In the years following the WHI report, medical professionals and women began reconsidering hormone replacement, but with a difference. More attention has been given as to the timing hormones are initiated, the length of time HT is used, as well as the type of hormone delivery, oral or transdermal, delivered in a patch or topical cream. Most of the estrogen now on the manufactured, pharmaceutical market are all bioidentical.  Bioidentical progesterone manufactured product Prometrium® also became available as a generic and compounding pharmacies flourished as doctors and pharmacists sought to individualize treatments for women’s menopausal symptoms.

The previously prescribed, pharmaceutically derived Premarin and Provera used in the WHI study have largely been replaced with bioidentical hormones, both in pharmaceutical estrogen preparations and those made up specifically for an individual by a specialized, compounding pharmacy.  Bioidentical hormones are defined as hormones with the same molecular structure as the body’s own biologic hormones. Many medical professionals view compounded bioidentical hormones as a safer option for their patients, compared to the pharmaceutical counterparts. While there needs to be more research for the safety of bioidentical hormone use, they continue to be prescribed for menopausal symptom relief with good results.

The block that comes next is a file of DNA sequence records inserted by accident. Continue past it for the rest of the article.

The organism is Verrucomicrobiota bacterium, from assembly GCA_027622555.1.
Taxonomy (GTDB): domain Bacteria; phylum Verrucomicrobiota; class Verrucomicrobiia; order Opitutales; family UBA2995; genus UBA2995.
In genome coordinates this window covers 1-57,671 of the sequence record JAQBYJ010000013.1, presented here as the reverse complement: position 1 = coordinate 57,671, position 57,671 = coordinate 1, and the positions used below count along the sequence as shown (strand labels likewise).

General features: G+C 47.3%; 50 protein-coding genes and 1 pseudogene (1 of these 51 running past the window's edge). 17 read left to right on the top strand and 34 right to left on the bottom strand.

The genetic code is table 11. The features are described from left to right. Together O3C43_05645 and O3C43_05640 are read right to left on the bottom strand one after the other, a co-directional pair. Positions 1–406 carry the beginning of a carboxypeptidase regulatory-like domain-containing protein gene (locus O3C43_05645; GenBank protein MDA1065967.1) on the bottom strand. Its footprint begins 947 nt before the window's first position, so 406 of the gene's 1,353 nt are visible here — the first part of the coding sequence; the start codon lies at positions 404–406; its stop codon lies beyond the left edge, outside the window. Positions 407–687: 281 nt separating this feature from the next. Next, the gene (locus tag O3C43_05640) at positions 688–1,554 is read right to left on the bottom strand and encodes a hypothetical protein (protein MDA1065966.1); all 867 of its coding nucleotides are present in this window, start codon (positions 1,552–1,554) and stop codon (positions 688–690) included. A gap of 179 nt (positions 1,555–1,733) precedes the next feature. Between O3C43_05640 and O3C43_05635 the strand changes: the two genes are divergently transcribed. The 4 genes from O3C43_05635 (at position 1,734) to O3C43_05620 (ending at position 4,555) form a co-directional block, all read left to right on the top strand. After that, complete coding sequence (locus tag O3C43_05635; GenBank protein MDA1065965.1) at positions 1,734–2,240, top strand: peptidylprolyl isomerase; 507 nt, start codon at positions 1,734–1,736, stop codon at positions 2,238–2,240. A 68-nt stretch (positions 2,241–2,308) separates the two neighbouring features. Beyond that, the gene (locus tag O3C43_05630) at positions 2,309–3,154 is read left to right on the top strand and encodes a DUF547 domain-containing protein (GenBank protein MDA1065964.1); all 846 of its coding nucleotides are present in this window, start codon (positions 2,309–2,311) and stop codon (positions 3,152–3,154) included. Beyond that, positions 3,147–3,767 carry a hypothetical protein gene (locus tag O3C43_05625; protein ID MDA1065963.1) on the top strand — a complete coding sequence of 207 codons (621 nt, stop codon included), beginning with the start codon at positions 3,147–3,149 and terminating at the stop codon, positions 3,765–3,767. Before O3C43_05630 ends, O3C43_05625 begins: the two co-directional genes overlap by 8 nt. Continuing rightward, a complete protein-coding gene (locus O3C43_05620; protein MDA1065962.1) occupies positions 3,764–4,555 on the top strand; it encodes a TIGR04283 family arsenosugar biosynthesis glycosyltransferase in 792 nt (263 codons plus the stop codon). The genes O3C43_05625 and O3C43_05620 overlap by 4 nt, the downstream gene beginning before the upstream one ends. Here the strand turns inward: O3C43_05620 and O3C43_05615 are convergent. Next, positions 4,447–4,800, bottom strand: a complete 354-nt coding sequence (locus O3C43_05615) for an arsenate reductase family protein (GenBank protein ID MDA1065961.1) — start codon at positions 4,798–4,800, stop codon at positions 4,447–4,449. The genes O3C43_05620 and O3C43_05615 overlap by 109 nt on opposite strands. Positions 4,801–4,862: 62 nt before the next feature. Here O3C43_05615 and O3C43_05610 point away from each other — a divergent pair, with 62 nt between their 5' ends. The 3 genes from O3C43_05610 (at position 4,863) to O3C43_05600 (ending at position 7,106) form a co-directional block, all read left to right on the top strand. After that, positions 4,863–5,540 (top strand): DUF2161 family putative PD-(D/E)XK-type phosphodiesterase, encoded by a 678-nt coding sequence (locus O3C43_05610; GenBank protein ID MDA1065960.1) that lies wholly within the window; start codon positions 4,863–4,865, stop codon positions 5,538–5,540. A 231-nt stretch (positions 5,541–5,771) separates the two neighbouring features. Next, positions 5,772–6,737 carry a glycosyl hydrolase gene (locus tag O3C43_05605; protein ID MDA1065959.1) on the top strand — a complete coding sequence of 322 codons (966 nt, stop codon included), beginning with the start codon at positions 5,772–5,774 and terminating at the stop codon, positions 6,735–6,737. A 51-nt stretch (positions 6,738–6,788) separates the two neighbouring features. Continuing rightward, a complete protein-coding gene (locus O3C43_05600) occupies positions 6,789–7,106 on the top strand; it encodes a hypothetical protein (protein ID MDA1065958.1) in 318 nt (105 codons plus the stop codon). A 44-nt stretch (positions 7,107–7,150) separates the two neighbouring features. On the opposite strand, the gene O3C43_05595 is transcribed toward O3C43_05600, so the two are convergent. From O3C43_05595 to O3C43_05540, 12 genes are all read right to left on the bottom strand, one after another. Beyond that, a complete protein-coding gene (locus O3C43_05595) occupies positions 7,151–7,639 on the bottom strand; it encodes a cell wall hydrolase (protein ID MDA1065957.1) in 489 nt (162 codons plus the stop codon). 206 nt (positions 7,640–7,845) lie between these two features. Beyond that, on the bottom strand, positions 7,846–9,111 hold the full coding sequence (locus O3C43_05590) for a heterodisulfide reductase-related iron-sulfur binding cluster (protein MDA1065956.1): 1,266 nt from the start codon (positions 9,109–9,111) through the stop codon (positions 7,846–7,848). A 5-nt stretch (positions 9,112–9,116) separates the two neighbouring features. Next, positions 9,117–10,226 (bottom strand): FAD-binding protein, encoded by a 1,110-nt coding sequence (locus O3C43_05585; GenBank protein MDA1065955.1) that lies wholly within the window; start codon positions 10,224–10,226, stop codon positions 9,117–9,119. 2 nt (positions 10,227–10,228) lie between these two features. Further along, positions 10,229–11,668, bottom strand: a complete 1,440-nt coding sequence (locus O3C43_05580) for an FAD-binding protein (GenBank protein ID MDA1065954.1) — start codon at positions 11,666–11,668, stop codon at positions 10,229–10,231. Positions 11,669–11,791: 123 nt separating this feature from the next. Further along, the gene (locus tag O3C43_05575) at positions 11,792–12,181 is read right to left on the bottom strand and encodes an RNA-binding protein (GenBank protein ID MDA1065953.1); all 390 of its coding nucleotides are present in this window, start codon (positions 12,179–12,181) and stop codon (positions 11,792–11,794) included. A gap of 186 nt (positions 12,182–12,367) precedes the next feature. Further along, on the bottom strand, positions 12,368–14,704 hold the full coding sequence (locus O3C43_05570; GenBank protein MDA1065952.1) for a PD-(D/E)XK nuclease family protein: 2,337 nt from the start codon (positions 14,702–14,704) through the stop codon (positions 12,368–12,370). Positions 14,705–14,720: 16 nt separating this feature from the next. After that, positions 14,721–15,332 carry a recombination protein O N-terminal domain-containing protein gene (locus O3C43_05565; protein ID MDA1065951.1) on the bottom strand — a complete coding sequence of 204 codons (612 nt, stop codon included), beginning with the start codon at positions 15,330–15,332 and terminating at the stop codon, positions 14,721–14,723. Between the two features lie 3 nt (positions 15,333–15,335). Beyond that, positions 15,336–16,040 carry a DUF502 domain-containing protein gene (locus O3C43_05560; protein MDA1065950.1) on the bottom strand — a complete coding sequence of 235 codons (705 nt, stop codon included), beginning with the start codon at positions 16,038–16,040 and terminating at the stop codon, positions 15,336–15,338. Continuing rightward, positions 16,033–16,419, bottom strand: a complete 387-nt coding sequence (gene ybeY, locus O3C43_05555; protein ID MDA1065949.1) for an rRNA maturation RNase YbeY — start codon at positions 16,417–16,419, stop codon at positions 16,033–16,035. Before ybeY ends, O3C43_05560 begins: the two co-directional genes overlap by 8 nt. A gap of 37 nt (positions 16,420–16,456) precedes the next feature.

Relevant Tests

Female Hormone Test Kit Profile II


  1. National Heart, Lung and Blood Institute. National Institutes of Health. U.S. Department of Health and Human Services. Women’s Health Initiative. 1991.
  2. Wikipedia contributors. Women’s Health Initiative. Wikipedia, The Free Encyclopedia. April 26, 2023, 16:40 UTC. Accessed May 19, 2023.
  3. Hermsmeyer RK, Thompson TL, Pohost GM, et al. Cardiovascular effects of medroxyprogesterone acetate and progesterone: a case of mistaken identity? Nat Clin Pract Cardiovasc Med. 2008;5(7):387-395.
  4. Kaemmle LM, Stadler A, Janka H, et al. The impact of micronized progesterone on cardiovascular events - a systematic review. Climateric. 2022;25(4):327-336.
  5. Gouennoun R. Progesterone in the brain: hormone, neurosteroid and neuroprotectant. Int J Mol Sci. 2020;21(15):5271.
  6. Allin J. Trace the history of Premarin with this revealing timeline. Tuesday's Horse. Fund for Horses. March 5, 2012.
  7. MacLennan WJ. Osteoporosis. Br Med Bull. 1990;46(1):94-112.
  8. Kling J. The Strange Case of Premarin. Mod Drug Discov. 2000;3(8):46-52,
  9. Lobo RA. Where are we 10 years after the Women's Health Initiative? J Clin Endocrinol Metab. 2013;98(5):17711780.